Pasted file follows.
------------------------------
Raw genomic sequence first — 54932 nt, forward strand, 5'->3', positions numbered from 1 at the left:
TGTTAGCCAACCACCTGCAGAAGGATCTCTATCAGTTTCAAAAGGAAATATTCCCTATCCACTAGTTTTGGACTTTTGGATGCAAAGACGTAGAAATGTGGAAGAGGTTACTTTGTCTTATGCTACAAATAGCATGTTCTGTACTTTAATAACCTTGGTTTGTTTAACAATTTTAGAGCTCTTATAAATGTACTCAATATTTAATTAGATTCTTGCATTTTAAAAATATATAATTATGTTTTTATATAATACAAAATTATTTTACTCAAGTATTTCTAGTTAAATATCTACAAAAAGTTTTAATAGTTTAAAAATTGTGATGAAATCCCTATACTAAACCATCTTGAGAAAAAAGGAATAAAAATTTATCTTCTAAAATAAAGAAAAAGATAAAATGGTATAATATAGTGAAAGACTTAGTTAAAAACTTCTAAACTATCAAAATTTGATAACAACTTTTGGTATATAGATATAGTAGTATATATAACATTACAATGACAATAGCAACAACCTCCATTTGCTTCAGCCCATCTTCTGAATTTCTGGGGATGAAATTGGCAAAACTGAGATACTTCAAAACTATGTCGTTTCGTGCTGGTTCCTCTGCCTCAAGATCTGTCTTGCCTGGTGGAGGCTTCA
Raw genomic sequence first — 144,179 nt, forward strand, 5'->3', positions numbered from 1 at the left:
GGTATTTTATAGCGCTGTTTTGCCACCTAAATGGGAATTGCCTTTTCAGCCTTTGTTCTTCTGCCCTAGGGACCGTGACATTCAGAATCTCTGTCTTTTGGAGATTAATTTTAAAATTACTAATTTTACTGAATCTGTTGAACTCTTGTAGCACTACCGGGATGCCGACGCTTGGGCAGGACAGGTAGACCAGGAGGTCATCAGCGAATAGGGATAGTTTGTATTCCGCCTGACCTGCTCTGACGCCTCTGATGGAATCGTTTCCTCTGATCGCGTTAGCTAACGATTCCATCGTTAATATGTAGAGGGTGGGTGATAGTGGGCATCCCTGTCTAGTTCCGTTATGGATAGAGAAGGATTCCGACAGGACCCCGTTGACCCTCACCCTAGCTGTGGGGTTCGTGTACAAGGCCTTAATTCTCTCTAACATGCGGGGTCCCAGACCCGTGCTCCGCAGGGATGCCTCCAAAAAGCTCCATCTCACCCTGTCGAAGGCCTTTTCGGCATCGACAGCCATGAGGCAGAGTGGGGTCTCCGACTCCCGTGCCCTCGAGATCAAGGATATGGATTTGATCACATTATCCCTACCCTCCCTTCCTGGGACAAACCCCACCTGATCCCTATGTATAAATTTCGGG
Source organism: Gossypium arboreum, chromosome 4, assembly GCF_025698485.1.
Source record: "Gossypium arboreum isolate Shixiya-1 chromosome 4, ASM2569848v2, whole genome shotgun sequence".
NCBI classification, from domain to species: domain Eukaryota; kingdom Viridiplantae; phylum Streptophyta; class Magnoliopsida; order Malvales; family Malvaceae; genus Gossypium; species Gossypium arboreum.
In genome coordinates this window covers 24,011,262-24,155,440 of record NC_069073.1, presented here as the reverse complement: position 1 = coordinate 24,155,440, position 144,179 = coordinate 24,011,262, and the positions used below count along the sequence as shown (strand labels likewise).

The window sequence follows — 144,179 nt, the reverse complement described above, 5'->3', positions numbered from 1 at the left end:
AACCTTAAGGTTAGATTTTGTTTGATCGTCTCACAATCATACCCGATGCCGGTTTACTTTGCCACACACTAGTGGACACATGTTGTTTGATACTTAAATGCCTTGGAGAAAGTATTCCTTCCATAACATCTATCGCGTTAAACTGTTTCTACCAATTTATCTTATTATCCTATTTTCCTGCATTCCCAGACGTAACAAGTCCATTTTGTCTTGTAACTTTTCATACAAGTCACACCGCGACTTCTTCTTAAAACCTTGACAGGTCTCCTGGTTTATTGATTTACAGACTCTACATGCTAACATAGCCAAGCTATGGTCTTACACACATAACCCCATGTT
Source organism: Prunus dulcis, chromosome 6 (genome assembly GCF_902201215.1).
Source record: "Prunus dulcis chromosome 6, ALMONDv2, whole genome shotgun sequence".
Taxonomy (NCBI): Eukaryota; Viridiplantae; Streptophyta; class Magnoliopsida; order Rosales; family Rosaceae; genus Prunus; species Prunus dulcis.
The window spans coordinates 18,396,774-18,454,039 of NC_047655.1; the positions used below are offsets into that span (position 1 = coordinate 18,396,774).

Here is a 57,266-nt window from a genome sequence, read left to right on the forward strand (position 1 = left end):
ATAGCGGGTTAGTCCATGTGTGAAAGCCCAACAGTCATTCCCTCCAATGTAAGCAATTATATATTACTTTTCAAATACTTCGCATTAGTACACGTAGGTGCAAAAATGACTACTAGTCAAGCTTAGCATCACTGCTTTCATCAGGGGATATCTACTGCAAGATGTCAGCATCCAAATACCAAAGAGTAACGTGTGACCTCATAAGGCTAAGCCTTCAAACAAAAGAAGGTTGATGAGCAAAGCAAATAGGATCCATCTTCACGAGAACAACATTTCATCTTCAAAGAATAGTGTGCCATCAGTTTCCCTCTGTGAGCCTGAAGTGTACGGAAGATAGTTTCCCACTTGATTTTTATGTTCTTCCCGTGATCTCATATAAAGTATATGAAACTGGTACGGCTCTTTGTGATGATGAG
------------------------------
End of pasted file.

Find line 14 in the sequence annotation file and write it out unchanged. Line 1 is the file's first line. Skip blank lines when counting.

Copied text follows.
The window spans coordinates 18,396,774-18,454,039 of NC_047655.1; the positions used below are offsets into that span (position 1 = coordinate 18,396,774).